Birmingham council refuse workers to strike over job losses and ‘bullying culture’

26 June 2017

Birmingham council refuse workers to strike over job losses and ‘bullying culture’

22 June 2017

From Unite

Refuse workers at Birmingham city council are set to strike as the council swings the axe on 122 waste collection jobs amid claims of ‘a bullying culture’ and financial incompetence.

The refuse workers, members of Unite, the country’s largest union, will strike at 10:45 ending at 15:37 on Friday 30 June. There will also be a series of two hour stoppages commencing at 06:00 on: 3, 11, 19 and 27 July and 4 August.

There will also be an overtime ban with workers adhering to their contracted hours (06.00 to 15.37), plus returning to depots for all lunch and tea breaks, also starting on 30 June.

Unite said that the overspend for the 2016/17 financial year, previously thought to be £9.7 million, had been confirmed by a top council boss as rising to £11.9 million contradicting the authority’s previous press statements that these cuts were due to budget cuts and austerity measures.

Unite regional officer Lynne Shakespeare has written to the city council’s chief executive Stella Manzie calling for talks under the auspices of the conciliation service, Acas, as since the council was informed about the industrial action, management has refused to talk to Unite to resolve the issues.

Commenting on the dispute, Lynne Shakespeare said: “The council’s actions have managed to combine financial incompetence in the waste management team and now they have started bullying our members as the bosses attempt to cut full-time jobs.

“The council wants to axe 122 waste collection jobs after a woefully inadequate consultation with the unions.

“The process was a sham, bordering on a farce – and that’s why Unite members will be taking strike action to protect services to the public in the UK’s biggest local authority.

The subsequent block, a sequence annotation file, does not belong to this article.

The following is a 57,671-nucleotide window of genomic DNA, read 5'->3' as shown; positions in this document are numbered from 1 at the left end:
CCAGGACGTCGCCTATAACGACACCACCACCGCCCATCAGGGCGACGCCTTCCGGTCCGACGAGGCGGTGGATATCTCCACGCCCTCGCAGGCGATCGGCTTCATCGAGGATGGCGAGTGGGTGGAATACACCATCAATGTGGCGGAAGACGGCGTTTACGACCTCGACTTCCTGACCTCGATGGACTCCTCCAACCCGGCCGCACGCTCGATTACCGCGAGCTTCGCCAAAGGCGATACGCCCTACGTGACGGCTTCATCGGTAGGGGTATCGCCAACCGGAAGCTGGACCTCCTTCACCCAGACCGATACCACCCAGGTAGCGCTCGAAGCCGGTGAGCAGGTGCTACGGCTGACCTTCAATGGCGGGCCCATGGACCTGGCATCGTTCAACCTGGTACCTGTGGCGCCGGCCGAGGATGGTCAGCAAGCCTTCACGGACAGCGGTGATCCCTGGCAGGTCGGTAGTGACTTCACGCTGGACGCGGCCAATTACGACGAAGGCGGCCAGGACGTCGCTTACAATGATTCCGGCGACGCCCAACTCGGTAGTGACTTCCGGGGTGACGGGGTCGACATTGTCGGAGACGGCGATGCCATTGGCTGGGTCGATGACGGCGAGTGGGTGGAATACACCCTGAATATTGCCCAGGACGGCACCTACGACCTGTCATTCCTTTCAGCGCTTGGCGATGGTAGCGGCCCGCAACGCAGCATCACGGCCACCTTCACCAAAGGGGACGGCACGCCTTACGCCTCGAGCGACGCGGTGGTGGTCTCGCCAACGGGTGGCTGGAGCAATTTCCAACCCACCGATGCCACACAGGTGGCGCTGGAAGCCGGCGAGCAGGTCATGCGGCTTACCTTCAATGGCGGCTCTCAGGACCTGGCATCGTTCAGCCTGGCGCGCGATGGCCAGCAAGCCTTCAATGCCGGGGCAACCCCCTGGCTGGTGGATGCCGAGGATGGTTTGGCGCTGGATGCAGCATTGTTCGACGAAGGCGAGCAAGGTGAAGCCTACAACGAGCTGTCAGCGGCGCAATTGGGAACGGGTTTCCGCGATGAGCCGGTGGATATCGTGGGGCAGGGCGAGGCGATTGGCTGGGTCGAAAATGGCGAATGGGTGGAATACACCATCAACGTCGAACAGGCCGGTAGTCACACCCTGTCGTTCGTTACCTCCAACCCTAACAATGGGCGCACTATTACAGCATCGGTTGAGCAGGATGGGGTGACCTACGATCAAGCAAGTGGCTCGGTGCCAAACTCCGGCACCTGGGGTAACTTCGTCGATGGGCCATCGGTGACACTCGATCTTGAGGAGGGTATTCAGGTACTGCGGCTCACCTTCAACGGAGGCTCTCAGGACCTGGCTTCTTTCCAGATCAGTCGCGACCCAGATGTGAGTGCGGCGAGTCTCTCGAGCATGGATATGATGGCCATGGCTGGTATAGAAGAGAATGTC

“Unite also wants to preserve their jobs from an unnecessary cuts programme which has also seen a sharp increase of agency staff replacing permanent workers which is of no benefit to anyone.”

In her letter to Ms Manzie, Lynne Shakespeare said: “This situation cannot go on any longer hence our action ballot. I would invite you to join with us in non-binding conciliation with Acas as otherwise we shall have no alternative but to increase our action and fight this campaign on the streets, in the media and in the courts, if we need to.”

Unite members voted by 90 per cent for strike action over proposed job cuts to the city’s waste and refuse service and attempts by council bosses to tear up long standing agreements with the union covering staffing levels and working patterns. The workers also voted by 93 per cent for industrial action short of a strike.

The ballot results came on the same day as council bosses announced that they intended to make 122 waste collection staff redundant by the beginning of July which is about 20 per cent of the actual refuse collection squad.

2 comments

  1. Mervyn Drage said:

    We the Greater Manchester unite the union community branch fully support the strikes of bin workers in Birmingham

    17 July 2017 at 9:28pm
  2. Terry said:

    I am 85 years of age and had lots of bullying from employers in my life time and I am pleased that workers have now starting to stand up to employers who will most likely get a fat bonus for saving money at the cost of workers jobs. If I lived in birmingham I would put my rubbish in a black bag and dump it outside the town hall.

    29 July 2017 at 11:15am

Leave a comment


Mailing List

Contact

Search

Updates

Follow us

RSS icon facebook button twitter button email button

Our Tweets